Cotswold Water Park

Caravanning in the UK in winter is not something I would have conceived doing a few years ago.  Even when we set off on our tour in 2014 we thought we might head into Europe and find a warm spot in Spain for a couple of months to over winter.  Usually, come the end of October we are hibernating at home until spring.

However, after purchasing The Coachman last December we spent a few nights away just to test it out.  We thoroughly enjoyed our short winter trip and have decided that weather permitting (i.e. not two foot of snow) we will try and get a trip away each month during the winter.  The theory is great, but when you wake up in the morning and its minus 4 degrees the attraction wears off slightly, it was certainly cold last night.  It was that cold I would not have wanted to be a brass monkey!

The great thing about cold December nights is they are usually followed by beautiful sunny days and that’s what we have today.  It is a perfect day for wrapping up warm and going for a good walk and there is no shortage of places to go around here.

Studying the Ordnance Survey map of the area the thing that immediately stands out is the old gravel pits that now form the Cotswold Water Park.  After our wonderful trip to the RSPB reserve on the old gravel pits at Dungeness a few months ago we think the Cotswold Water Park might be an interesting place to explore.  It is only a short drive to the car park close to the village of Somerford Keynes.

Leaving the car park and returning to the road we turn right along the village lane and after a short distance turn left to walk on the broad verge besides a busier road.  The way-marker says that we are on the Thames Path, which initially seems odd because we cannot see any sign of a river.

Crossing the road to follow the Thames Path way-marker we head down a lane towards the Lower Mill Estate.  There is a stream running besides us and we realise this is the River Thames.  It hardly seems possible that this is the River I crossed so many times when working in London.  But all rivers have to start somewhere.

We walk along a tarmac drive with houses to our right and stop to look over the old gravel pits to our left, we immediately know the combination of low winter sun, clear skies and reflective water mean we are in for some stunning scenery today.

The drive becomes a track and we proceed cautiously because this section is icy, the path narrows through a shaded area where the sun has failed to reach and it is covered in frost.  The recent trend of mild winters means this once familiar sight has become uncommon.

Soon the path rejoins the river and it is a pleasant stroll as we head towards Ashton Keynes.

Just before we reach the village there is a small flock of Herdwick sheep.  The opportunity to take a picture of sheep is not something that Lynnie will pass up!

Ashton Keynes is a typical, attractive Cotswold village.  I later learn this is a village with a strong community; both the village shop and the White Hart Inn are community owned.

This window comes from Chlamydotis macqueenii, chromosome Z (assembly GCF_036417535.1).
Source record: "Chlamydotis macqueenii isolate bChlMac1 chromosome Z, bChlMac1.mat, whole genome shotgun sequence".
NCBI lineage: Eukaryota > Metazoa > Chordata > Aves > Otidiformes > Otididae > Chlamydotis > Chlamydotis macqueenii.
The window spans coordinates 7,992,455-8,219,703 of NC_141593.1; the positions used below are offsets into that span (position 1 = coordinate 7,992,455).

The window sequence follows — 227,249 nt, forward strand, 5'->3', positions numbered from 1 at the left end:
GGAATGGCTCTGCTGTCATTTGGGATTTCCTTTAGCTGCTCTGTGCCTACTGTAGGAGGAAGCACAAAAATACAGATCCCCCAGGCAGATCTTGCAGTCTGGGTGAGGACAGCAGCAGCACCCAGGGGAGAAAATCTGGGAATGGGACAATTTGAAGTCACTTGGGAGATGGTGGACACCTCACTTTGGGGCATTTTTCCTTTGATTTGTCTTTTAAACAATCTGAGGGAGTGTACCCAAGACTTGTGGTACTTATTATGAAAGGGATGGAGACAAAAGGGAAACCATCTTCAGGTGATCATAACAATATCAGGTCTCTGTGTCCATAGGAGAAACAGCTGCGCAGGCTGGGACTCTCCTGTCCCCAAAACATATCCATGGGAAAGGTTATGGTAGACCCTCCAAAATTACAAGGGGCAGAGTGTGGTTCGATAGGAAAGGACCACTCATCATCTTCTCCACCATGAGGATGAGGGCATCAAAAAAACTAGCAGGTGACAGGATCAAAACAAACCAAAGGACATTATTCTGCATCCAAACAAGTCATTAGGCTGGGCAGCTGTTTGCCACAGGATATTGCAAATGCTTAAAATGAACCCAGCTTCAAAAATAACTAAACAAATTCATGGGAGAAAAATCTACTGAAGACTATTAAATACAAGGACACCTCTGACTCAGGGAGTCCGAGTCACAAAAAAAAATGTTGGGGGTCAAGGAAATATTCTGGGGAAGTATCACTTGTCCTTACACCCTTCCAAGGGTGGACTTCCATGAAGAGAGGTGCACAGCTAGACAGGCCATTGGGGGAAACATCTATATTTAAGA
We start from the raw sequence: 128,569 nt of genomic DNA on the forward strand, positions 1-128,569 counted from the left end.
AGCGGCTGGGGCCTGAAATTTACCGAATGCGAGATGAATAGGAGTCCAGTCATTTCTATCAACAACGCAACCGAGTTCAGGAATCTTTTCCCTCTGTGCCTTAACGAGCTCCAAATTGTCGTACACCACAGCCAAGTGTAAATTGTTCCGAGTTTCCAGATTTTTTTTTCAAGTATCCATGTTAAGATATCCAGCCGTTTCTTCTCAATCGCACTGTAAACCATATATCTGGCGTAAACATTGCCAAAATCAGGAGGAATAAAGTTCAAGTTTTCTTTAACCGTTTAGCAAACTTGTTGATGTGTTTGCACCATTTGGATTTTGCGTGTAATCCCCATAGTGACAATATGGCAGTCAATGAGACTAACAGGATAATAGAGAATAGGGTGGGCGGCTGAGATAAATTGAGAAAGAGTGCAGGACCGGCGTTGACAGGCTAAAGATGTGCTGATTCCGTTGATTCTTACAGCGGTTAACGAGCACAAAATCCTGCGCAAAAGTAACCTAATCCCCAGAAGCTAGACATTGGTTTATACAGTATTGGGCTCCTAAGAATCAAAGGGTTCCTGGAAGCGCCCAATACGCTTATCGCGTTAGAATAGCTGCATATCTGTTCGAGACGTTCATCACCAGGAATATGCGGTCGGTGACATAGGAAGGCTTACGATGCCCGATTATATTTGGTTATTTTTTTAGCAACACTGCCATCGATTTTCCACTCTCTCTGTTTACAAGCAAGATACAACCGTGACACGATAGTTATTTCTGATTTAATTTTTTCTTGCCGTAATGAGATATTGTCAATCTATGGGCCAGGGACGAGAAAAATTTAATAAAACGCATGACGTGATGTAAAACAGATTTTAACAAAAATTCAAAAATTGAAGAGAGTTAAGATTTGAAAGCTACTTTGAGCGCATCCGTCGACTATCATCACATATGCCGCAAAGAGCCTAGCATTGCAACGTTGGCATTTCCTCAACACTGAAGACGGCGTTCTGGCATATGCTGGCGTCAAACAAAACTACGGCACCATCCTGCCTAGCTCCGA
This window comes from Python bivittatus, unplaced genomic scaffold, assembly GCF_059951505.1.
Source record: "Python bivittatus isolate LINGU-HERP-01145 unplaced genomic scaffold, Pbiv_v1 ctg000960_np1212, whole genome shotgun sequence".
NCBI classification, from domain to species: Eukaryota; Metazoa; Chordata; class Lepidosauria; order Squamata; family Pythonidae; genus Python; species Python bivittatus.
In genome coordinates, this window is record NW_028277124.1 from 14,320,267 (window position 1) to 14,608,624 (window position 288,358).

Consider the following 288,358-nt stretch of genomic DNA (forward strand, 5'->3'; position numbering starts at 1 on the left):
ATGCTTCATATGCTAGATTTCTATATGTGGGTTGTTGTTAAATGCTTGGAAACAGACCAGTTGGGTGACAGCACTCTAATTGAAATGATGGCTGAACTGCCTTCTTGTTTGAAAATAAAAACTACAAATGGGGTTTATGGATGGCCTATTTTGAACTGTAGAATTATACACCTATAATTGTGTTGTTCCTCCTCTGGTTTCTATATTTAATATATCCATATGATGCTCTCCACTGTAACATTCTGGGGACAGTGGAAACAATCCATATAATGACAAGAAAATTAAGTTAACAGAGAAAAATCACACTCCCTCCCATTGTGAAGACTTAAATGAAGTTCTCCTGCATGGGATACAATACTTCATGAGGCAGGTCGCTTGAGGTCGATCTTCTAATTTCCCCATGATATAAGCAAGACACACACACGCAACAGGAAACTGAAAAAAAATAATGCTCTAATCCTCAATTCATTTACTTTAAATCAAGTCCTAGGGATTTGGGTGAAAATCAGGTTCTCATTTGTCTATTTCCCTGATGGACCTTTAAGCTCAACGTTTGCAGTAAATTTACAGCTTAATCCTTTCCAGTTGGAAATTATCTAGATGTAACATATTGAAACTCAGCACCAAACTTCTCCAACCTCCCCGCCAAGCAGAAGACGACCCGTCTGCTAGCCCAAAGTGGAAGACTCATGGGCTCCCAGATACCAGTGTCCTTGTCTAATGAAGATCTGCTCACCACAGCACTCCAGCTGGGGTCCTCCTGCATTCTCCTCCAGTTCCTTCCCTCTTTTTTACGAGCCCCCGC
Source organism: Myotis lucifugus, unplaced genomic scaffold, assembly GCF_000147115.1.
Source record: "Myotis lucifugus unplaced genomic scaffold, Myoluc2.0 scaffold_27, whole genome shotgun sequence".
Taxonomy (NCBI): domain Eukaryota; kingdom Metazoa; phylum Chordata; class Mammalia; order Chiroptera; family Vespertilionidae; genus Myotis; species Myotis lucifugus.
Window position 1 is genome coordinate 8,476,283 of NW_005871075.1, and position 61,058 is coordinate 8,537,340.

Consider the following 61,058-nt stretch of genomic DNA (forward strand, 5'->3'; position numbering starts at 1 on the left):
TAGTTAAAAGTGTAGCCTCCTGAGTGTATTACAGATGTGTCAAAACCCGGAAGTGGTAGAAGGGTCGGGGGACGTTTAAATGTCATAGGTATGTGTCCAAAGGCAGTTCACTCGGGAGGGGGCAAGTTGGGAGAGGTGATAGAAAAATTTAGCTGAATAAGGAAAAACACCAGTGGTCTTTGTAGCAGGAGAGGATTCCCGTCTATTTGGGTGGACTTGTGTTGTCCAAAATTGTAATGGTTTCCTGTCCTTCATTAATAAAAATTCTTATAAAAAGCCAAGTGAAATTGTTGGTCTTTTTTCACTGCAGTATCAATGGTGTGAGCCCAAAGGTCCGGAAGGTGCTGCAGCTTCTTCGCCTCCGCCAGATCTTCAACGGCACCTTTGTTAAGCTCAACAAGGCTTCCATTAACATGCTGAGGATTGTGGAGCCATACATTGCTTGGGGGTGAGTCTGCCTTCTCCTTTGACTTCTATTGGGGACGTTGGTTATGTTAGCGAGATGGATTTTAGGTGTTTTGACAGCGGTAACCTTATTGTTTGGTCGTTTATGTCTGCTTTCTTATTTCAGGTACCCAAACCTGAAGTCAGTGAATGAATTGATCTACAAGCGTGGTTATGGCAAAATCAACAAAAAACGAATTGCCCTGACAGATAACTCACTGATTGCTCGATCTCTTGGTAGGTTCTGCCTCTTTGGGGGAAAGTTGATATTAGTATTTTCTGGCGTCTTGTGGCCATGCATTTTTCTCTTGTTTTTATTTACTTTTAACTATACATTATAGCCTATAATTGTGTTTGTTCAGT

We follow the Thames Path signs through the village and on reaching the playing field see signs encouraging people to sign up to the campaign to keep a village footpath open. Let’s hope the community can achieve their aim.  Footpaths are key to enabling public access to the countryside.  During our travels we encounter any number of footpaths that are overgrown or obstructed, at best this is a nuisance but on occasions dangerous especially when the alternative route is along a busy main road.

We continue on the Thames Path across the sports ground and then as it passes between lakes.  At a junction of paths at Waterhay we avail ourselves of a car park bench to stop and eat our sandwiches.  Walking along we are warm enough but on stopping soon feel the chill, it is not long before we are marching briskly along the Thames Path once more.  The way soon turns right to head around Manorbrook Lake and then further expanses of water.

It is amazing to consider how much gravel must have been extracted from this area; at every turn there is another lake.  The path then wends its way around some low lying and boggy fields, fortunately our route is dry.  At a junction of paths the Thames Path turns to the left and we follow it, but at the next junction of paths we turn left away from the Thames Path and head along a track.  On reaching a tarmac lane we turn left and follow this until we reach a larger minor road, the unusually named Fridays Ham Lane, here we turn left and follow this road past Rixon Gate back into Ashton Keynes.

We arrive in the village alongside the playing field and on reaching the sign for the Thames Path turn right and retrace our steps through the village and then alongside the Thames as we head back towards Somerford Keynes.

Dusk is falling, we keep getting caught out at this time of year by the failing light and as we reach the stunning Somerford Lagoon, the largest lake in the water park, there is a small murmuration of starlings performing acrobatics in the sky.  There are probably only a few hundred birds but they are still spectacular to see.

We arrive back at the car before dark, it has been a really interesting afternoon.  I imagine if you were into birds there were plenty of species you could have spotted along the way.  We are not great at identifying our less common birds and walk too quickly to spot that many of them.  We have covered almost ten miles this afternoon and seen plenty of lakes, time for a change tomorrow I think.

1st December 2016

[To follow our walk you will need Ordnance Survey Explorer Map 169 – Cirencester & Swindon]

© Two Dogs and an Awning (2016)

 

Comments

  1. Fiona King

    This one looks really lovely. perhaps one to try on our March trip (weather permitting)

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